• Side-specific filtering: The above pathway rules can be defined separately for each side of the track, using _A and _B extensions, e.g., require_entry_A or discard_if_ends_inside_B. Here, the seed is considered to be somewhere between the end points A and B. If one of the pathway rules is defined using the _A or _B extensions, then all the other rules must also have an _A or _B extension.

    • One-sided filtering: The --oneSided option can only be used when pathway rules are not side-specific. When --oneSided is used, starting from the seed, only one side of the track is taken into account, the other side is ignored, and it will not appear in the output.

    • Skipping seed: The --skipSeed option can only be used together with --oneSided. When --skipSeed is enabled, the output tracks only have one point that falls within the seed, and that point is one of the endpoints of the tracks.

    • Using stop rules: The stop_at_entry and stop_at_exit rules can only be used when a seed is defined.

Regions

Trekker supports the following to be used together with the seed and pathway rule definitions:

  • Sphere: e.g. -p require_entry 1.2,2.4,33.2,4 defines a sphere using x,y,z,r notation.

  • Image files (.nii, .nii.gz): The use of images are interpreted in six different ways:

    1. If only an integer type image is provided, as in img.nii, then it is considered as a mask that is created by thresholding values above zero. During filtering, nearest neighbor interpolation is used.

    2. If only a floating type image is provided, as in img.nii, then it is considered to provide partial volume fraction. A value above zero is considered inside, and during filtering, linear interpolation is used.

    3. If an image is provided followed by label, as in img.nii label, then it is considered as a mask that is created by thresholding values above zero. During filtering, nearest neighbor interpolation is used.

    4. If an image is provided followed by pvf, as in img.nii pvf, then it is considered to provide partial volume fraction. A value above zero is considered inside, and during filtering, linear interpolation is used.

    5. If an image is provided followed by label and an integer, as in img.nii label 1023, then the provided integer value is considered as a label and a label image is created only using that value. During filtering, nearest neighbor interpolation is used.

    6. If an image is provided followed by pvf and an integer, as in img.nii pvf 0, then it is considered that the input image is 4-dimensional, where the 4th dimension contains partial volume fractions, and the provided integer indicates the volume to use for filtering. A value above zero is considered inside, and during filtering, linear interpolation is used.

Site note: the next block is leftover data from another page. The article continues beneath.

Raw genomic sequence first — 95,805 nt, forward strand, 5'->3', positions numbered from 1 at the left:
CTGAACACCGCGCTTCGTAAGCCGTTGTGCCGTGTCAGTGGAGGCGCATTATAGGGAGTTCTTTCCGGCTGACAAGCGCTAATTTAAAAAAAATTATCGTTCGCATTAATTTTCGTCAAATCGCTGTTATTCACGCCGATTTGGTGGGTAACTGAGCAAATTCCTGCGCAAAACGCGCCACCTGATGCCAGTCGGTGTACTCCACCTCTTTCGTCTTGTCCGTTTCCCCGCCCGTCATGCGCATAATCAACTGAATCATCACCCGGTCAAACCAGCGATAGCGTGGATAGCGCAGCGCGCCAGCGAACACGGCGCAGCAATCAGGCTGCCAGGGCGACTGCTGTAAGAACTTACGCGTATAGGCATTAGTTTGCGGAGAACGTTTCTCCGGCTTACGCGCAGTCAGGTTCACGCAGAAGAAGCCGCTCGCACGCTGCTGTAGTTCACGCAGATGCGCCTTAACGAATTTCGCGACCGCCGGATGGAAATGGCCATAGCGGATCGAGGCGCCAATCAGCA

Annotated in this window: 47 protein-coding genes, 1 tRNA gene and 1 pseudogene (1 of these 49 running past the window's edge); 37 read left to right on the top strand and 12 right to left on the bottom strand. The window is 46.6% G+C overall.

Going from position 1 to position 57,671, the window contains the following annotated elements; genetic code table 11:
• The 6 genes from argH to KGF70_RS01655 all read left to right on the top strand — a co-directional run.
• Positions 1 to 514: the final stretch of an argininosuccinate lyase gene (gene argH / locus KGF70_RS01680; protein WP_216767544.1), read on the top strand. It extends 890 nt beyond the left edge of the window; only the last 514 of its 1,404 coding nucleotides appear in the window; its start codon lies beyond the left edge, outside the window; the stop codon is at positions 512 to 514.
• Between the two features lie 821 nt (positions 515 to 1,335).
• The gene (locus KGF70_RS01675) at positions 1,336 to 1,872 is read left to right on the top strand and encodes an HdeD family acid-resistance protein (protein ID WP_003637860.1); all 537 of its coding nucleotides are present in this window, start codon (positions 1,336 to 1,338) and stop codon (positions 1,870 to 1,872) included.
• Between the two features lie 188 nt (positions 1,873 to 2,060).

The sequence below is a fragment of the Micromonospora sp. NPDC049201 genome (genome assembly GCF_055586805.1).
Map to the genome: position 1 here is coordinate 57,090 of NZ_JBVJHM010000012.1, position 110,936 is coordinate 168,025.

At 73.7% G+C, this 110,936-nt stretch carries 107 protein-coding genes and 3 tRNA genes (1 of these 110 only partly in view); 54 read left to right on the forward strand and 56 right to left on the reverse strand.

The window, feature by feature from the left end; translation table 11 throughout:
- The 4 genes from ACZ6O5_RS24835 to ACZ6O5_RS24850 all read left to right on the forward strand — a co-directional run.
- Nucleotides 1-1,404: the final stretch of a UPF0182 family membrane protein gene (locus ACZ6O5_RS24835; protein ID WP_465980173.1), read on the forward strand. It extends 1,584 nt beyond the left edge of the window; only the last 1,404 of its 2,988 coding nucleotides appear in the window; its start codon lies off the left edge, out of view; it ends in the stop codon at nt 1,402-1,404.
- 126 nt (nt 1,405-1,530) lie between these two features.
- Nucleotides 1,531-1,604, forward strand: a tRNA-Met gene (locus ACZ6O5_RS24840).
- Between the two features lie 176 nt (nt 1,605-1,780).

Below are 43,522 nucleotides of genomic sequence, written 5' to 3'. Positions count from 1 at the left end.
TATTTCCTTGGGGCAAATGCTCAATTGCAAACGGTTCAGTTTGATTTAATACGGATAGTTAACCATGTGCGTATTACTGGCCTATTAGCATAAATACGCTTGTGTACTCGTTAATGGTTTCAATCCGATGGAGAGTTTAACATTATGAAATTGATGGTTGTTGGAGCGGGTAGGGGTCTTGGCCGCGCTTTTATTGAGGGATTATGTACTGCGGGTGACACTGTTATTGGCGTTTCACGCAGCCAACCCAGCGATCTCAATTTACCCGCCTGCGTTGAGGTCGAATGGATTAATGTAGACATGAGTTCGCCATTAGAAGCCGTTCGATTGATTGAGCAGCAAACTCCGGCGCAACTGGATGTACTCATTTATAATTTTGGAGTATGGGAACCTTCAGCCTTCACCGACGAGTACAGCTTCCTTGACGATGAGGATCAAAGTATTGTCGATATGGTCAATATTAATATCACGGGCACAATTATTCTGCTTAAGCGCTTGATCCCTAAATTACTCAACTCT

• Surface files (.vtk, .gii): The use of surfaces are interpreted in four different ways:

    1. If only the surface is provided, as in surf.vtk, then if the surface is closed, the rule includes the interior of the surface; otherwise, only the surface is considered.

    2. If the surface is followed by x,y,z,r notation, as in surf.vtk 1.2,2.4,33.2,4, then a disc centered at x,y,z with radius r is extracted, and an open surface is generated and considered for filtering.

    3. If the surface is followed by a string and an integer, as in surf.vtk label 3, then the surface is considered to contain a field with the provided string. The integer is used as a label, which is used for filtering. For example, a surface containing labels for different parts of the brain can be used for filtering.

    4. If the surface is defined as in surf.vtk fileName VERT int 3, then the fileName is considered to contain labels for each VERTex. The file contains ‘int’ (integer) data type, and the filtering should only consider VERTices with label 3.

    Note

    For fast filtering, Trekker first discretizes the surface meshes onto images. The default discretization resolution is 1. All the four options above can additionally provide the discretization value, which is considered to be the number that follows the input file, as in surf.vtk 0.4 fileName VERT int 3, where 0.4 will be used to discretize the surface.